There’s more to pufferfish than that goofy spiked balloon

Pufferfish can have frenzied romantic lives, not to mention strange teeth


LIFE AS A WATER BALLOON  The odd biology of pufferfishes (Japanese grass species shown) goes far beyond rapid swelling into a spiky balloon.

G. Fraser

So what if fish need water to live. For certain pufferfish, flirting on the sand of a moonlit beach is irresistible (in bursts). And that’s not the only odd thing the ocean’s famous self-inflators do.    

Some of the 200 or so species in the puffer family take courtship to extremes. On a few moonlit nights a year at some Asian shores, Japanese grass pufferfish (Takifugu niphobles) flock to the beach to mate.

“A big ball of these pufferfish, maybe 400 fish, will sort of rise up on the rising tide and beach themselves,” says Gareth Fraser, an evolutionary developmental biologist at the University of Florida in Gainesville. Typically, that ball contains several hundred males and maybe one female, he says. The males start jumping around, releasing sperm onto the watery sand where a female discharges eggs. When a wave eventually sloshes in high enough, it washes them back to sea.

MEET ON THE BEACH A mass of Japanese grass pufferfish let themselves wash briefly ashore for frenzied mating at one of the beaches where they gather when conditions are just right (cue the moonlight).

Sand underwater holds allure as well. Males of a species not recognized until 2014 turned out to be the architects of mysterious underwater versions of crop circles. These white-spotted pufferfish (Torquigener albomaculosus) spend days plowing and fin flapping sand into great symmetrical rosettes as welcome mats for female visitors.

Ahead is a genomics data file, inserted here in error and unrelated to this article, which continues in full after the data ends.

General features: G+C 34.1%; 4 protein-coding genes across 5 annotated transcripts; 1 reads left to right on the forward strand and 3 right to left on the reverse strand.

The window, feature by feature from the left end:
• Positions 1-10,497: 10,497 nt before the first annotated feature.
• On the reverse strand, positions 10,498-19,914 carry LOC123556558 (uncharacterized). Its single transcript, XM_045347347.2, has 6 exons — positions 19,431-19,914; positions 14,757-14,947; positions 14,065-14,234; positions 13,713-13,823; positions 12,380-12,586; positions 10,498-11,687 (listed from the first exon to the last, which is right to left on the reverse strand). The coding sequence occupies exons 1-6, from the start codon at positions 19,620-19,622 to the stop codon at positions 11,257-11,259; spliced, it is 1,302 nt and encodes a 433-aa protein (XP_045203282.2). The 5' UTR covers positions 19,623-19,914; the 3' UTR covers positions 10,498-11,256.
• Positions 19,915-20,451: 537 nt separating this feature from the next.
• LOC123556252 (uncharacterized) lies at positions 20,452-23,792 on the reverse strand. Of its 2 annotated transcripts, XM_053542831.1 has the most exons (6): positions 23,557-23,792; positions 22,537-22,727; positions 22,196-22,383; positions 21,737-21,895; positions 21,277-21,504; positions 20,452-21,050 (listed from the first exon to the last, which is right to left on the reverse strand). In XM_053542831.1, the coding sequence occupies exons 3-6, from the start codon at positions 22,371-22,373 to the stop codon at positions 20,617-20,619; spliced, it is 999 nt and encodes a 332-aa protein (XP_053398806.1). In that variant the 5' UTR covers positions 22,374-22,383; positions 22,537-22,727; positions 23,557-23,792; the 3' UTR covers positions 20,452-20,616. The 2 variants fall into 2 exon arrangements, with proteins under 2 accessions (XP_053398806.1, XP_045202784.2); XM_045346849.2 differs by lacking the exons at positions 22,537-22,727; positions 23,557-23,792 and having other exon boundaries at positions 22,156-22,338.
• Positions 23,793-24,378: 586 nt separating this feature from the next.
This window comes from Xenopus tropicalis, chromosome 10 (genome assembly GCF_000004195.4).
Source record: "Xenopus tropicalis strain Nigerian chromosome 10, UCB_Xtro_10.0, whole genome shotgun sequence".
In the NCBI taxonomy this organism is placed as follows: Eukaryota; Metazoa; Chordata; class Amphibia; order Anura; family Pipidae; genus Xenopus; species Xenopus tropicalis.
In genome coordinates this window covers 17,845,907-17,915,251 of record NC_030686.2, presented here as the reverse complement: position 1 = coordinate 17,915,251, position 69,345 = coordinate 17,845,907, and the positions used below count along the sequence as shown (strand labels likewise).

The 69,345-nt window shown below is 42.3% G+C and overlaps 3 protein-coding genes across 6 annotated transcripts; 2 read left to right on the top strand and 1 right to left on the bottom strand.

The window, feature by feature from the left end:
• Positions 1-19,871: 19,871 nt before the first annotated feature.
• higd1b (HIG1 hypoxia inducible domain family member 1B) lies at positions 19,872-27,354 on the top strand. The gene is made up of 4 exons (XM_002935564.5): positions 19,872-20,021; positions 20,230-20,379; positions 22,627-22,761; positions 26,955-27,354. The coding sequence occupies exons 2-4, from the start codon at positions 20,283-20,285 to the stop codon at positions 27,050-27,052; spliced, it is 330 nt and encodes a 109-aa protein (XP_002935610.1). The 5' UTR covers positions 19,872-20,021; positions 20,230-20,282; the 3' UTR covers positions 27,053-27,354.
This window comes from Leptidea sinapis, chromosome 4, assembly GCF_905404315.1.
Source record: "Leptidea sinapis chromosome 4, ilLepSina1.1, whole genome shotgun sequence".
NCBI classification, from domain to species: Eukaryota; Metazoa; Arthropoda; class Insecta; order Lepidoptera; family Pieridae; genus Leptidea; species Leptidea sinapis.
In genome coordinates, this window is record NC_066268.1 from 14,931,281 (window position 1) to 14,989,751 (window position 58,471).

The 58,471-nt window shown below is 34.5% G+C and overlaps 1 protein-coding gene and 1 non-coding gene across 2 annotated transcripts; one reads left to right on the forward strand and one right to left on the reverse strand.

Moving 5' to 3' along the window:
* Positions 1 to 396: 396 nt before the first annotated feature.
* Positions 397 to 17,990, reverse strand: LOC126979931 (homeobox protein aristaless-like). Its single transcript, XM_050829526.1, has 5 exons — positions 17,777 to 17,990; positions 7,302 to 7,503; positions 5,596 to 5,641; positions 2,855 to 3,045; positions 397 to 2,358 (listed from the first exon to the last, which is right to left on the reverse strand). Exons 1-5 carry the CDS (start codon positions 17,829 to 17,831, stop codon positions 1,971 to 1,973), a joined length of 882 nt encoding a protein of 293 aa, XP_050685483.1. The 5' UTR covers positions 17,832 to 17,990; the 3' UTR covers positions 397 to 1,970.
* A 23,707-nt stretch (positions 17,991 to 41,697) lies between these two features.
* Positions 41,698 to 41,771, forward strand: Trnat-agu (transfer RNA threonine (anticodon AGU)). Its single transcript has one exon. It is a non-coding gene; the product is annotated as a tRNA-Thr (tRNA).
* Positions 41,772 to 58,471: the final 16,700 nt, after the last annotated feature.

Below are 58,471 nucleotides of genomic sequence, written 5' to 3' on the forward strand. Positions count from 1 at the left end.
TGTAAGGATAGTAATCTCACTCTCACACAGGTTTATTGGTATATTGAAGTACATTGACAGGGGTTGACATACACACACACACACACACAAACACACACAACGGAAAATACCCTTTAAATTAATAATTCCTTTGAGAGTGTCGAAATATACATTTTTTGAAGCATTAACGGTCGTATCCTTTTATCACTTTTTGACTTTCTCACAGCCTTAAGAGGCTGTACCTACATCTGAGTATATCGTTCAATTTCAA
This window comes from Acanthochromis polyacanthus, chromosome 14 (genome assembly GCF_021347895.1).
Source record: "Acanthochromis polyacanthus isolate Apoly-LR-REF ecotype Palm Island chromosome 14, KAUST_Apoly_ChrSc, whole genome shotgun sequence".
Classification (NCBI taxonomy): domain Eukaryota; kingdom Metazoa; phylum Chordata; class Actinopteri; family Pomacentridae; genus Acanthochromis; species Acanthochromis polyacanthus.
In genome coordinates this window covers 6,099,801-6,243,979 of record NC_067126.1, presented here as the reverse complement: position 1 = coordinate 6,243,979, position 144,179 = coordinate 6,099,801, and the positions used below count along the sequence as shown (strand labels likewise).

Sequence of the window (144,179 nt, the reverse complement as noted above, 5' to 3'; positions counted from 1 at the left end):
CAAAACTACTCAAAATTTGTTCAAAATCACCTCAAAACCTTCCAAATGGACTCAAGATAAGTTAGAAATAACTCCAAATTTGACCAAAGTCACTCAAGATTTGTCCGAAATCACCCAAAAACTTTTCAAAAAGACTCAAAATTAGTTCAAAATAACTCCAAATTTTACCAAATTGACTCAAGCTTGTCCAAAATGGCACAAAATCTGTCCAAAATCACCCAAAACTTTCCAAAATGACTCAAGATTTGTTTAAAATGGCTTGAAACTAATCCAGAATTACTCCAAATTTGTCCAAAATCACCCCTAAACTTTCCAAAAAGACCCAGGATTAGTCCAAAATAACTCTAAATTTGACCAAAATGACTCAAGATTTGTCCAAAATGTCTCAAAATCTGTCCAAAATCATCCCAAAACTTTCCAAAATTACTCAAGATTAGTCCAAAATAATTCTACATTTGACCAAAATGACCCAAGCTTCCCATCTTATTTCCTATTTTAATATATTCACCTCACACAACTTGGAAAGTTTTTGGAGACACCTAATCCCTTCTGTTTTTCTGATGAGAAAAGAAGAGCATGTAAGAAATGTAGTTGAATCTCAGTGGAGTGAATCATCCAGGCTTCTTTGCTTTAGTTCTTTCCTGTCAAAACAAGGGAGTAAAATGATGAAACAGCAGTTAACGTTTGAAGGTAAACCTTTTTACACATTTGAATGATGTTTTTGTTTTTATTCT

A FISH MADE THIS A male of a kind of Torquigener pufferfish (left) spends days creating a decorative site (right) for meeting and mating. Hiroshi Kawase

Courtship among some in the pufferfish family, however, can be pretty brutal, Fraser says. “Sometimes, the male will bite with these really sharp beaks on the abdomen of the females.”

It was those strange beaks, more parrot than shark, that first nibbled Fraser’s scientific curiosity. The first teeth in baby puffers seem unremarkably vertebrate. But as the young fish grow up, the rows of pointy bits gives way to two nubs that stretch sideways along the jaw, eventually creating a pair of long, sharp-edged blades. With one set of blades along the upper jaw and another on the lower, adult puffers “can chop a fish in half and then feast on it,” he says. Aquarists need to feed their pufferfishes plenty of hard-shelled mollusks to wear down the blades or trim them back with a fish version of a nail clipper. If the beaks overgrow, the fish can’t eat.

NOT A PARROT Head-on and side views of the head of a cleaned pufferfish specimen shows the big adult beak that acts as sturdy chopping blades. G.J. Fraser et al/PNAS 2012

In the intimidating body part catalog, pufferfishes are perhaps best known for turning into spiky balls when outraged. These spines perk upright when puffers gulp water to balloon out their abdomens. Some of the same gene networks that put feathers on birds and hairs on mammals turn out to put the protective spines on puffers, Fraser and colleagues report July 25 in iScience. Those spines have evolved from the scales that covered distant fish ancestors. But between today’s skinny spines, modern pufferfishes are totally naked. Try not to stare.

Susan Milius is the life sciences writer, covering organismal biology and evolution, and has a special passion for plants, fungi and invertebrates. She studied biology and English literature.

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